FAIRBANKS—The head of the Golden Valley Electric Association said the Obama administration's proposed rules to slash power plant emissions will likely lead to increased rates.

GVEA CEO Cory Borgeson said that any regulation on power plants can lead to higher rates, but he said he's hopeful the Environmental Protection Agency's new rules will be beneficial for health and the environment.

"We've had many conference calls today, and we're trying to get our hands around the regulations and how they will impact us. To the extent that there's regulations of us as an industry, there will be additional costs. But I don't know if we fear additional costs for environmental regulation as long as it's tied to a reasonable benefit."

The regulations call for a 30 percent reduction across the country in emissions from power plants. Because the regulations vary by state, they call for a reduction of 26 percent in Alaska.

Borgeson said the electricity co-operative is already exploring new technologies that will capture greater amounts of greenhouse gasses from its power plants. He said reducing emissions is a worthy goal, comparing it to safety measures in a car.

"If we could produce cars without seat belts, airbags or anti-lock breaks, you could probably save a couple thousand dollars off the price of your car, but would you really want to buy a car like that?" he said.

Borgeson said GVEA is still reviewing the proposed measures to determine whether or not they achieve the desired goal. GVEA spokeswoman Corinne Bradish said GVEA will be working closely with the state and other utilities to analyze the plan.

"The rule will impact GVEA, but at this time it is premature to know the full impact," she said. "We will be working with the Alaska Department of Environmental Conservation and other utilities in the state to forge a plan forward that meets the requirements of the final rule."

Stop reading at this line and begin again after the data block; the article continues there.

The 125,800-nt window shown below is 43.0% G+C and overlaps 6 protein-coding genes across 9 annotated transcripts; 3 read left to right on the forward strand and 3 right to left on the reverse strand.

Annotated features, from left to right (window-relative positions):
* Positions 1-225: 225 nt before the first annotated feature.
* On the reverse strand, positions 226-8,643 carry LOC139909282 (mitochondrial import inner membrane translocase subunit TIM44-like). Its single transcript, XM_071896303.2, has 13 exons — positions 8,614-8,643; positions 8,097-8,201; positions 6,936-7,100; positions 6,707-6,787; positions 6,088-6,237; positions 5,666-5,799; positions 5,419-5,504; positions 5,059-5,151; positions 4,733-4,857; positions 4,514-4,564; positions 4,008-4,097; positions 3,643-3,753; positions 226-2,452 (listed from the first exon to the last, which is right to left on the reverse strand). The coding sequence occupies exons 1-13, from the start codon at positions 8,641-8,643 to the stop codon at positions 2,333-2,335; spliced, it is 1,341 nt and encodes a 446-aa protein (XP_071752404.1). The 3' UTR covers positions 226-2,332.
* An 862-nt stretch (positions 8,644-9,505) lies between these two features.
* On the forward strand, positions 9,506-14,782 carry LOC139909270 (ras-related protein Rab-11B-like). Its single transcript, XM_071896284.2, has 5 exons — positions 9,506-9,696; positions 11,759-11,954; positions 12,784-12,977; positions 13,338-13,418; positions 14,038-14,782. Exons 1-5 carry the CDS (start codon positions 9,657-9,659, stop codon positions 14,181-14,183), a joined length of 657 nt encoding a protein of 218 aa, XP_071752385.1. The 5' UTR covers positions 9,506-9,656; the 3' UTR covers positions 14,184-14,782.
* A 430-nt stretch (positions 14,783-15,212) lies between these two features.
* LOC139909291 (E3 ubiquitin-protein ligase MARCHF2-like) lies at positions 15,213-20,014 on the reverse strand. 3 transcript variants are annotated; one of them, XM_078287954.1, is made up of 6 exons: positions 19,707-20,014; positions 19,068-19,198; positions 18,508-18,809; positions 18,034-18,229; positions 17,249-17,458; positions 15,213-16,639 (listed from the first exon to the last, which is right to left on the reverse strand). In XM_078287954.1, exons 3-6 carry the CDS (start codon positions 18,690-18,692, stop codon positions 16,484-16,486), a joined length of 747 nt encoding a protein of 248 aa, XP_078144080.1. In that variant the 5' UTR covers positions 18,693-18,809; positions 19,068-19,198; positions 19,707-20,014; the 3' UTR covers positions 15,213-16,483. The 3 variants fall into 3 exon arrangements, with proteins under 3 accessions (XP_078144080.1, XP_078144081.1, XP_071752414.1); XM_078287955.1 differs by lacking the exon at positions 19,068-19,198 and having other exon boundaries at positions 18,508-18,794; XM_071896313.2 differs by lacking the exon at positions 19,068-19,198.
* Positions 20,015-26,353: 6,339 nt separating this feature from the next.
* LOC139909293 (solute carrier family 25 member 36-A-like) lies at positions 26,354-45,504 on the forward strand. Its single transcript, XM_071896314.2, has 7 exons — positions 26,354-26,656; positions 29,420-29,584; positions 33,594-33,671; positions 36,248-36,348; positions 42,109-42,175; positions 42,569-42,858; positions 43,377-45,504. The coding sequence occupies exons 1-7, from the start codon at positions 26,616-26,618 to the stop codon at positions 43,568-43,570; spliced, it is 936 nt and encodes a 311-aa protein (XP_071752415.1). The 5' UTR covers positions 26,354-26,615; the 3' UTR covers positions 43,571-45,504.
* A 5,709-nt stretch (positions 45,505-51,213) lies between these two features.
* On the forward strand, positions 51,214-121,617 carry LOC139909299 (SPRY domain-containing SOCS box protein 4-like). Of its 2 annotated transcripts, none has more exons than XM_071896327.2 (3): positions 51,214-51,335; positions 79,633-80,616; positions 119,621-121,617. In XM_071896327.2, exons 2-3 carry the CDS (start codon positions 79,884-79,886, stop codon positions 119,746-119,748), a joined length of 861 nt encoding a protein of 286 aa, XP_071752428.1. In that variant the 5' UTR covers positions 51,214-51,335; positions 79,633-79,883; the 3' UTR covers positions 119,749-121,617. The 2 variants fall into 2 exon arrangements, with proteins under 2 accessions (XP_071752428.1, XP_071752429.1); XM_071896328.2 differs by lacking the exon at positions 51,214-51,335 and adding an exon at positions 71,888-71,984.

Borgeson said he believes there will likely be "significant litigation" over the regulations by special interest groups but that GVEA, at this time, does not anticipate actively participating in any lawsuit.

The new regulations also come as the University of Alaska Fairbanks sets out to build a new coal plant to provide heat and power for its campus. UAF spokeswoman Marmian Grimes said the university is also reviewing the regulations but believes that it won't affect the plant.

"We'll need to review the regulations more carefully, as we haven't had a chance to do so with the most current version," she said via email. "However, from what we understand of earlier versions, the regulations will not likely apply to the UAF heat and power plant, as we are not considered a utility, do not sell power and are a very small facility."

The regulations would require the reduction to take place over the next 15 years. The regulations will be up for a 120-day public comment period once they are published in the Federal Register.

Contact staff writer Matt Buxton at 459-7544. Follow him on Twitter: @FDNMpolitics.